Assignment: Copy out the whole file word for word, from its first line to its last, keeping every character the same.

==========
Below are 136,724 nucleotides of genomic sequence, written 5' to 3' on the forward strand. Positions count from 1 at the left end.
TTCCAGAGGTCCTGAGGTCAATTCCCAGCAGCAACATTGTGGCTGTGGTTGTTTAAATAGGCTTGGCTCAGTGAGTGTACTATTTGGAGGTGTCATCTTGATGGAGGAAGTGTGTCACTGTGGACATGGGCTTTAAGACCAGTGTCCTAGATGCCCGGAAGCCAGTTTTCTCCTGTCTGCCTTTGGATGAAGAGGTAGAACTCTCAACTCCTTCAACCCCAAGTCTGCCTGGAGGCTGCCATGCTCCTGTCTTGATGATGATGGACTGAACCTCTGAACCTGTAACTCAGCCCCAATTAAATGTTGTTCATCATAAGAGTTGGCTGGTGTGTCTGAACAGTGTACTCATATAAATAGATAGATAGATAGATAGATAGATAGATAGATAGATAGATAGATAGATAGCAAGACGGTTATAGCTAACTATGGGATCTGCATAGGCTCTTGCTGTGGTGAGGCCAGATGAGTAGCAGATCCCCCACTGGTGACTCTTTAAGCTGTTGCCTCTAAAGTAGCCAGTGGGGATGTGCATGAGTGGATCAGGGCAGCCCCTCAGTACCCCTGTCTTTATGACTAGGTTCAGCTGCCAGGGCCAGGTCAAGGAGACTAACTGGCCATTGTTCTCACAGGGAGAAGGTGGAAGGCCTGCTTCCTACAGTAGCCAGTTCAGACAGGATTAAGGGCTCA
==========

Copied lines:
Below are 136,724 nucleotides of genomic sequence, written 5' to 3' on the forward strand. Positions count from 1 at the left end.
TTCCAGAGGTCCTGAGGTCAATTCCCAGCAGCAACATTGTGGCTGTGGTTGTTTAAATAGGCTTGGCTCAGTGAGTGTACTATTTGGAGGTGTCATCTTGATGGAGGAAGTGTGTCACTGTGGACATGGGCTTTAAGACCAGTGTCCTAGATGCCCGGAAGCCAGTTTTCTCCTGTCTGCCTTTGGATGAAGAGGTAGAACTCTCAACTCCTTCAACCCCAAGTCTGCCTGGAGGCTGCCATGCTCCTGTCTTGATGATGATGGACTGAACCTCTGAACCTGTAACTCAGCCCCAATTAAATGTTGTTCATCATAAGAGTTGGCTGGTGTGTCTGAACAGTGTACTCATATAAATAGATAGATAGATAGATAGATAGATAGATAGATAGATAGATAGATAGATAGCAAGACGGTTATAGCTAACTATGGGATCTGCATAGGCTCTTGCTGTGGTGAGGCCAGATGAGTAGCAGATCCCCCACTGGTGACTCTTTAAGCTGTTGCCTCTAAAGTAGCCAGTGGGGATGTGCATGAGTGGATCAGGGCAGCCCCTCAGTACCCCTGTCTTTATGACTAGGTTCAGCTGCCAGGGCCAGGTCAAGGAGACTAACTGGCCATTGTTCTCACAGGGAGAAGGTGGAAGGCCTGCTTCCTACAGTAGCCAGTTCAGACAGGATTAAGGGCTCA